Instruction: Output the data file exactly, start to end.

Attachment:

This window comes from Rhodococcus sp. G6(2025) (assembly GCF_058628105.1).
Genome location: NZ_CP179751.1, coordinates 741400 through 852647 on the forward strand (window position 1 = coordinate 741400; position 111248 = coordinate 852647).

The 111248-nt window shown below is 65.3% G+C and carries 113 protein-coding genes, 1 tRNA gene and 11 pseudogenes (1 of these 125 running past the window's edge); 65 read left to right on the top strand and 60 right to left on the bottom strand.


This window comes from Rhodococcus sp. G6(2025) (assembly GCF_058628105.1).
Genome location: NZ_CP179751.1, coordinates 741400 through 852647 on the forward strand (window position 1 = coordinate 741400; position 111248 = coordinate 852647).

The 111248-nt window shown below is 65.3% G+C and carries 113 protein-coding genes, 1 tRNA gene and 11 pseudogenes (1 of these 125 running past the window's edge); 65 read left to right on the top strand and 60 right to left on the bottom strand.